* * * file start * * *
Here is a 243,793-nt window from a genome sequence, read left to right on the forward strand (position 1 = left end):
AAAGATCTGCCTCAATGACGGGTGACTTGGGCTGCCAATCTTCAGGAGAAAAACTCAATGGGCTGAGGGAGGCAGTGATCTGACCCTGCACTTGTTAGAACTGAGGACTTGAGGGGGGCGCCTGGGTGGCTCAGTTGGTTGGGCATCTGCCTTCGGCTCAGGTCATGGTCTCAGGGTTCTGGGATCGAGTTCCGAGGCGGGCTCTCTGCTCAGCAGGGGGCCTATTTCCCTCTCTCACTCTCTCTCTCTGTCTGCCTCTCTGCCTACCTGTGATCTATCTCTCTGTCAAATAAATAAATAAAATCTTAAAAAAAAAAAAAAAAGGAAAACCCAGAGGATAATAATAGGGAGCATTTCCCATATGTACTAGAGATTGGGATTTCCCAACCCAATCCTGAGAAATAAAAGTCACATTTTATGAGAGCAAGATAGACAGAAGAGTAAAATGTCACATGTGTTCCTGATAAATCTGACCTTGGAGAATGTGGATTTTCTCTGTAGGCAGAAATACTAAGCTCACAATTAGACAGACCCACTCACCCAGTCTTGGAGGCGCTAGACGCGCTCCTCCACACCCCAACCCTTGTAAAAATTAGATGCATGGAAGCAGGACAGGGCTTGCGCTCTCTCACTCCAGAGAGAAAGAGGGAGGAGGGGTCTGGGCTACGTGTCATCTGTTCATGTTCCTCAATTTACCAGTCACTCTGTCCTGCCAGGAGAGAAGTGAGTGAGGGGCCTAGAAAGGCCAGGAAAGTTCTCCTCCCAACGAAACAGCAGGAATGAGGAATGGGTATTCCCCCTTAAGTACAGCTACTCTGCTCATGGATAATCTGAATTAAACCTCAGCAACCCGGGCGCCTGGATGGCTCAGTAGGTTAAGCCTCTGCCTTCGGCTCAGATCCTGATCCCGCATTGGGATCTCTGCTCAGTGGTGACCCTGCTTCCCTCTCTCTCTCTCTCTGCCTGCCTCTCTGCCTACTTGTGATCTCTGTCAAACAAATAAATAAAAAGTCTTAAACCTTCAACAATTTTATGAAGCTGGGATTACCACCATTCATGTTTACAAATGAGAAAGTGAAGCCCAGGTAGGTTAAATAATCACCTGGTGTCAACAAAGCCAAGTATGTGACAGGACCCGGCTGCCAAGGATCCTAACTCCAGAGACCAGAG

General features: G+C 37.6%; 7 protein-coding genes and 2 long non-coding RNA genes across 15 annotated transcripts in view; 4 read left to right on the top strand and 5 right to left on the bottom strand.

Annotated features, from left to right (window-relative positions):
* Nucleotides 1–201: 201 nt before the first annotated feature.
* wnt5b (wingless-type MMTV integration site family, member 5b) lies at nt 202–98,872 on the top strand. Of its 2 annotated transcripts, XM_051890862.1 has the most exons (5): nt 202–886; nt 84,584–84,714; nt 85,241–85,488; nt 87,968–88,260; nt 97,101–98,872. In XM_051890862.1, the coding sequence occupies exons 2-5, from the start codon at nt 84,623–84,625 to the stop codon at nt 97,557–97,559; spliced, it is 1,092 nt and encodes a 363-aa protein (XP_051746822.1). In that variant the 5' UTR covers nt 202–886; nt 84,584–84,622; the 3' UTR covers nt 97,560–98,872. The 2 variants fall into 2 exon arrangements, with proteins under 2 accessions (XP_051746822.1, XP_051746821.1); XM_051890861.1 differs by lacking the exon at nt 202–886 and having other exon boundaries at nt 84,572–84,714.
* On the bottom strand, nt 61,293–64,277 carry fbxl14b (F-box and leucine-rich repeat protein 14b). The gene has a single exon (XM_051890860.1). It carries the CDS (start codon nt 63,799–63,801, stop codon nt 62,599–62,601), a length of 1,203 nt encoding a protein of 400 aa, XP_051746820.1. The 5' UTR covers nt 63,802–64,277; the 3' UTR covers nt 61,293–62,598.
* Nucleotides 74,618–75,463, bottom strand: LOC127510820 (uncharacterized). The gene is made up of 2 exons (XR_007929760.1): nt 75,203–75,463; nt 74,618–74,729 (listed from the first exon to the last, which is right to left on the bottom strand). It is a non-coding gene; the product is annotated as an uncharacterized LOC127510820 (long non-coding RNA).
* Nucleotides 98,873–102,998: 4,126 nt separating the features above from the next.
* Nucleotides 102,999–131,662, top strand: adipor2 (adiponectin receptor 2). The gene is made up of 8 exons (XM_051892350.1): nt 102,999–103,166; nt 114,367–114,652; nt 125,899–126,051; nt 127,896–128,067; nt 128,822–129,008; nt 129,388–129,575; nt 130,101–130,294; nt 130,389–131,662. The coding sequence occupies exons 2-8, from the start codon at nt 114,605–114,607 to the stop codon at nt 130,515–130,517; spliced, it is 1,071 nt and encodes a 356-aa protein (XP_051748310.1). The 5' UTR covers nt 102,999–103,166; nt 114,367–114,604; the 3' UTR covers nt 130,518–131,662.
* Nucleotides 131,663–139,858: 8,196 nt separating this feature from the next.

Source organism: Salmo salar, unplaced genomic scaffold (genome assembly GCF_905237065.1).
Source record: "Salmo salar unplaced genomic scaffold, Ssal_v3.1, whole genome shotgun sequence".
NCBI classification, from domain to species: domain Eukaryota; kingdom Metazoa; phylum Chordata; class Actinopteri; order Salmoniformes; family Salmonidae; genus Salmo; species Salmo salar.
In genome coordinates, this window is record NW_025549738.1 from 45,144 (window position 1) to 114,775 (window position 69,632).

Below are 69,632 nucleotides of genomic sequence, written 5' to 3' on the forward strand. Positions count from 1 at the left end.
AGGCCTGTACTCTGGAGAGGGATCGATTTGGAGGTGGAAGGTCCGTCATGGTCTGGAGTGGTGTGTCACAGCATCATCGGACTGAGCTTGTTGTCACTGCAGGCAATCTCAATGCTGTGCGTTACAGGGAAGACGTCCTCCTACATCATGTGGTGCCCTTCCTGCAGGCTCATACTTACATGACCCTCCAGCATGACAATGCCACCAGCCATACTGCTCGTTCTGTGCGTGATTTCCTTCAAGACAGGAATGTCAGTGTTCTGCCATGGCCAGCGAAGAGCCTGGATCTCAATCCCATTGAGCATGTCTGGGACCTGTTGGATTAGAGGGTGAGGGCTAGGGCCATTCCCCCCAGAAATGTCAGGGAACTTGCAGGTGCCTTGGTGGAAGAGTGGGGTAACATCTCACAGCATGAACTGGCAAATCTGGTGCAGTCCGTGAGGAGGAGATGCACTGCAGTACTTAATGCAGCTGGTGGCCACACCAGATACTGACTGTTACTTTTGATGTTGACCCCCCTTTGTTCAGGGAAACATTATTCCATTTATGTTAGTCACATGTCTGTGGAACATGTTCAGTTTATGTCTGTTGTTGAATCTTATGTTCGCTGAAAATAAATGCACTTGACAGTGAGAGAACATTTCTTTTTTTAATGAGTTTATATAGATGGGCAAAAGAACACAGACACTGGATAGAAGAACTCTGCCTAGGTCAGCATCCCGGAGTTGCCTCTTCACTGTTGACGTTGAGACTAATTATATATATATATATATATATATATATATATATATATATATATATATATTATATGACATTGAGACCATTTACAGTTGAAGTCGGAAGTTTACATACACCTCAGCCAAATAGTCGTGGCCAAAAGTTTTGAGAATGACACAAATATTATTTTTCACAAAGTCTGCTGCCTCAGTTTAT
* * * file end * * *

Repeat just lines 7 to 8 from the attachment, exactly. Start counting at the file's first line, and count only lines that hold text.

* On the bottom strand, nt 61,293–64,277 carry fbxl14b (F-box and leucine-rich repeat protein 14b). The gene has a single exon (XM_051890860.1). It carries the CDS (start codon nt 63,799–63,801, stop codon nt 62,599–62,601), a length of 1,203 nt encoding a protein of 400 aa, XP_051746820.1. The 5' UTR covers nt 63,802–64,277; the 3' UTR covers nt 61,293–62,598.
* Nucleotides 74,618–75,463, bottom strand: LOC127510820 (uncharacterized). The gene is made up of 2 exons (XR_007929760.1): nt 75,203–75,463; nt 74,618–74,729 (listed from the first exon to the last, which is right to left on the bottom strand). It is a non-coding gene; the product is annotated as an uncharacterized LOC127510820 (long non-coding RNA).